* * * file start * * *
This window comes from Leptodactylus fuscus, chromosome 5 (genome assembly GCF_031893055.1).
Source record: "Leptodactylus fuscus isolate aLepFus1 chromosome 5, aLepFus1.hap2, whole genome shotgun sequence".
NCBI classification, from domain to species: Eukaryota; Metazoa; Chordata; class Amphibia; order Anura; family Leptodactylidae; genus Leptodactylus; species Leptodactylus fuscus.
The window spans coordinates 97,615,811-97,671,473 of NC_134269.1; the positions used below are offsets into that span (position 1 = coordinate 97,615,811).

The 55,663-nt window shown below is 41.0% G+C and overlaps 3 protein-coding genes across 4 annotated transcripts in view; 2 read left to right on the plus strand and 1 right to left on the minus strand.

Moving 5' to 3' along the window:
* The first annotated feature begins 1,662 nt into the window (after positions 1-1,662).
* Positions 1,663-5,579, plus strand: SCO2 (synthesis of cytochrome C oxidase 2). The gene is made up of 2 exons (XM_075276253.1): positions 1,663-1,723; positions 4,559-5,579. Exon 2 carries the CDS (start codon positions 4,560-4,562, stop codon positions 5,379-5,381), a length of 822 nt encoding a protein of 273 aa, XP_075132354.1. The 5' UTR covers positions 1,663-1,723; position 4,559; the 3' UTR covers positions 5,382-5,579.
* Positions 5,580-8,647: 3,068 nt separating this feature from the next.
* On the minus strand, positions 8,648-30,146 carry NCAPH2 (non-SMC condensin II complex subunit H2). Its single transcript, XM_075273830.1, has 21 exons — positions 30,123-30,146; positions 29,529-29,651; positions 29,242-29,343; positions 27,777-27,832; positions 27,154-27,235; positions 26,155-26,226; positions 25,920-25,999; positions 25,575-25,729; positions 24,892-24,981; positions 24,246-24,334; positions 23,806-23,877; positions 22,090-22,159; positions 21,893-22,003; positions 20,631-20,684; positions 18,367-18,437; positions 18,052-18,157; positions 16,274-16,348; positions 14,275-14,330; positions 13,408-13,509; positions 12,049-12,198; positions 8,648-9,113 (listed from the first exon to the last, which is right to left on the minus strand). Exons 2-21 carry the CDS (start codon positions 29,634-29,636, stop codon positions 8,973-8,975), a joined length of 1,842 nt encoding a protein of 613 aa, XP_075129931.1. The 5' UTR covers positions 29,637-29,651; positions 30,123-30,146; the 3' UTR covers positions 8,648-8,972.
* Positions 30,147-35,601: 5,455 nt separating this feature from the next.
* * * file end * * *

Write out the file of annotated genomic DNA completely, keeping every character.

This window comes from Leptodactylus fuscus, chromosome 5 (genome assembly GCF_031893055.1).
Source record: "Leptodactylus fuscus isolate aLepFus1 chromosome 5, aLepFus1.hap2, whole genome shotgun sequence".
NCBI classification, from domain to species: Eukaryota; Metazoa; Chordata; class Amphibia; order Anura; family Leptodactylidae; genus Leptodactylus; species Leptodactylus fuscus.
The window spans coordinates 97,615,811-97,671,473 of NC_134269.1; the positions used below are offsets into that span (position 1 = coordinate 97,615,811).

The 55,663-nt window shown below is 41.0% G+C and overlaps 3 protein-coding genes across 4 annotated transcripts in view; 2 read left to right on the plus strand and 1 right to left on the minus strand.

Moving 5' to 3' along the window:
* The first annotated feature begins 1,662 nt into the window (after positions 1-1,662).
* Positions 1,663-5,579, plus strand: SCO2 (synthesis of cytochrome C oxidase 2). The gene is made up of 2 exons (XM_075276253.1): positions 1,663-1,723; positions 4,559-5,579. Exon 2 carries the CDS (start codon positions 4,560-4,562, stop codon positions 5,379-5,381), a length of 822 nt encoding a protein of 273 aa, XP_075132354.1. The 5' UTR covers positions 1,663-1,723; position 4,559; the 3' UTR covers positions 5,382-5,579.
* Positions 5,580-8,647: 3,068 nt separating this feature from the next.
* On the minus strand, positions 8,648-30,146 carry NCAPH2 (non-SMC condensin II complex subunit H2). Its single transcript, XM_075273830.1, has 21 exons — positions 30,123-30,146; positions 29,529-29,651; positions 29,242-29,343; positions 27,777-27,832; positions 27,154-27,235; positions 26,155-26,226; positions 25,920-25,999; positions 25,575-25,729; positions 24,892-24,981; positions 24,246-24,334; positions 23,806-23,877; positions 22,090-22,159; positions 21,893-22,003; positions 20,631-20,684; positions 18,367-18,437; positions 18,052-18,157; positions 16,274-16,348; positions 14,275-14,330; positions 13,408-13,509; positions 12,049-12,198; positions 8,648-9,113 (listed from the first exon to the last, which is right to left on the minus strand). Exons 2-21 carry the CDS (start codon positions 29,634-29,636, stop codon positions 8,973-8,975), a joined length of 1,842 nt encoding a protein of 613 aa, XP_075129931.1. The 5' UTR covers positions 29,637-29,651; positions 30,123-30,146; the 3' UTR covers positions 8,648-8,972.
* Positions 30,147-35,601: 5,455 nt separating this feature from the next.